Source: Perchet Thibaut1,2,3, Meunier Sylvain1,2,3, Sophie Novault4, Rachel Golub1,2,3
1 Unit for Lymphpoiesis, Department of Immunology, Pasteur Institute, Paris, France
2 INSERM U1223, Paris, France
3 Université Paris Diderot, Sorbonne Paris Cité, Cellule Pasteur, Paris, France
4 Flow Cytometry Platfrom, Cytometry and Biomarkers UtechS, Center for Translational Science, Pasteur Institute, Paris, France
The cell cycle is a universal process of life. During the cell cycle, a cell undergoes several modifications to divide into two daughter cells. This mechanism occurs throughout an organism's life in response to its needs. Cell divisions and embryonic development produce a full organism from a single-celled zygote. During adulthood, the cell cycle is central to many critical biological processes, such as tissue repairs.
Mechanisms of cell division are tightly controlled events where the cell undergoes stepwise modifications before final division. Cells that are not yet in the cycle are described as being in the Gap 0 (G0) phase. During this stage the cell is considered quiescent. When the cell starts to cycle, four distinct phases are recognized: Gap 1 (G1), Synthesis (S), Gap 2 (G2) and Mitosis (M). G1 phase is a checkpoint for resources needed by the cell for DNA synthesis. Then, S phase occurs, and DNA replication starts, followed by the G2 interphase, another checkpoint that controls all elements necessary to for the cell to divide. Finally, the cell enters mitosis and divides into two daughter cells.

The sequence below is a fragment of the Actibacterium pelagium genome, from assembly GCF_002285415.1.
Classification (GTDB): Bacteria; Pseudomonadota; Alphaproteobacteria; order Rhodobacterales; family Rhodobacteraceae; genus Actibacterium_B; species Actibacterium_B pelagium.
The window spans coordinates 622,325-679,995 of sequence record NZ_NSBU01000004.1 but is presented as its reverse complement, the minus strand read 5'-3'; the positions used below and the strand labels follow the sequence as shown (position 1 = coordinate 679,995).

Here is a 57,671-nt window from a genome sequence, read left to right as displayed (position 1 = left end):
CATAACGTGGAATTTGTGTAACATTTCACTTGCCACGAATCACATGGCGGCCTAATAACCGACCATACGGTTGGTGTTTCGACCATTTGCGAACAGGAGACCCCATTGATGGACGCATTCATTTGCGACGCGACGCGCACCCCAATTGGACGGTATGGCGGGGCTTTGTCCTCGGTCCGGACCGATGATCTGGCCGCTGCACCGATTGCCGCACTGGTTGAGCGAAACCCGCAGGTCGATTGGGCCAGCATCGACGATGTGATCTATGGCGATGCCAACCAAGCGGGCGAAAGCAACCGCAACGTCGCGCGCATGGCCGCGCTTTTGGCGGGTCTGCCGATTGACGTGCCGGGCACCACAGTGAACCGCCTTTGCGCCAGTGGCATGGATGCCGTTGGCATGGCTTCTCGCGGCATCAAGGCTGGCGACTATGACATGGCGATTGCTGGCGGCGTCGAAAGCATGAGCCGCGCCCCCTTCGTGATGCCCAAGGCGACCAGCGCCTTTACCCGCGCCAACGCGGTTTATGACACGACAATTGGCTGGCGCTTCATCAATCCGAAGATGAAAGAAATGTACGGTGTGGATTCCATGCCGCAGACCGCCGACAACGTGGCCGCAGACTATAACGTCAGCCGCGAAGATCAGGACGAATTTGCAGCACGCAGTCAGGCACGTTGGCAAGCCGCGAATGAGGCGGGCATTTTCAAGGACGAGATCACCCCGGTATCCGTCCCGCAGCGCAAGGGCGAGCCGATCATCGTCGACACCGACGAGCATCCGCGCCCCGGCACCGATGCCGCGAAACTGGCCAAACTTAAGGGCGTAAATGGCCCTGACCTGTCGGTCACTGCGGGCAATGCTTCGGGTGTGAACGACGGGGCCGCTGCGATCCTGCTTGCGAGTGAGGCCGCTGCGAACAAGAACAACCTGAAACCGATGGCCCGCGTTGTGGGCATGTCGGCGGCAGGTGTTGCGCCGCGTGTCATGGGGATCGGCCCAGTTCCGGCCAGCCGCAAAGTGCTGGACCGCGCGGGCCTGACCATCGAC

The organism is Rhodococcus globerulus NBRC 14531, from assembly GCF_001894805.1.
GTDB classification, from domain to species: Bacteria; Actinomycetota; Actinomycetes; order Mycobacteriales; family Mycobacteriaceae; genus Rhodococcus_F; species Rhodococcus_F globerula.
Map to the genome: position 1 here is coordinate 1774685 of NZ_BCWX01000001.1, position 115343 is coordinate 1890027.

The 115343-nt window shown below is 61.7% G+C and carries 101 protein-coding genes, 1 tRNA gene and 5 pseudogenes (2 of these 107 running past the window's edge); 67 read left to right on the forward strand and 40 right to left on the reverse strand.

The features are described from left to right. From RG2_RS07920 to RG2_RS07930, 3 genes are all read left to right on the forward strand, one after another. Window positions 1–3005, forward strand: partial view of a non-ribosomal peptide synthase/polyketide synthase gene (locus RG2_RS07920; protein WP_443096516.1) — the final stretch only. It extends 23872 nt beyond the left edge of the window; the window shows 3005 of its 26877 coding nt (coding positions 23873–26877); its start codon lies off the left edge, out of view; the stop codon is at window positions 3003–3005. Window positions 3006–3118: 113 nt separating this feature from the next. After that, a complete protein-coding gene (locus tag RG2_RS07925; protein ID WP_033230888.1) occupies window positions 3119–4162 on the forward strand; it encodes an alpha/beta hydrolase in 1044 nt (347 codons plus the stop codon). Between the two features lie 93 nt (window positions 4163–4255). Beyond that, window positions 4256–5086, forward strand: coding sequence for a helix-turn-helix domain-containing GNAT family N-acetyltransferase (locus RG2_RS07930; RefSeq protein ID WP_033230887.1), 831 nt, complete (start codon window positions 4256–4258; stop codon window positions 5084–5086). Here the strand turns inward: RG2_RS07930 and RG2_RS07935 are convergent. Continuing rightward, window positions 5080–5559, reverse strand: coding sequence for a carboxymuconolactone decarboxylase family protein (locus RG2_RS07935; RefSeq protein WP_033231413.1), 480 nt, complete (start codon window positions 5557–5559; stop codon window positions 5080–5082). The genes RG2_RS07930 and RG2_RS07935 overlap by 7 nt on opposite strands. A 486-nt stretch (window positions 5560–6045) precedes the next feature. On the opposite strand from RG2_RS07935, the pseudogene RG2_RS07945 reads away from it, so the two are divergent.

Cell division is a highly informative parameter in many different biological systems. In the field of immunology, analysis of leukocyte proliferation can indicate the mechanism of the immune response. Other domains of investigation also rely on cell cycle analysis. For instance, analysis of the cell cycle during tumor development has improved our understanding of cancer.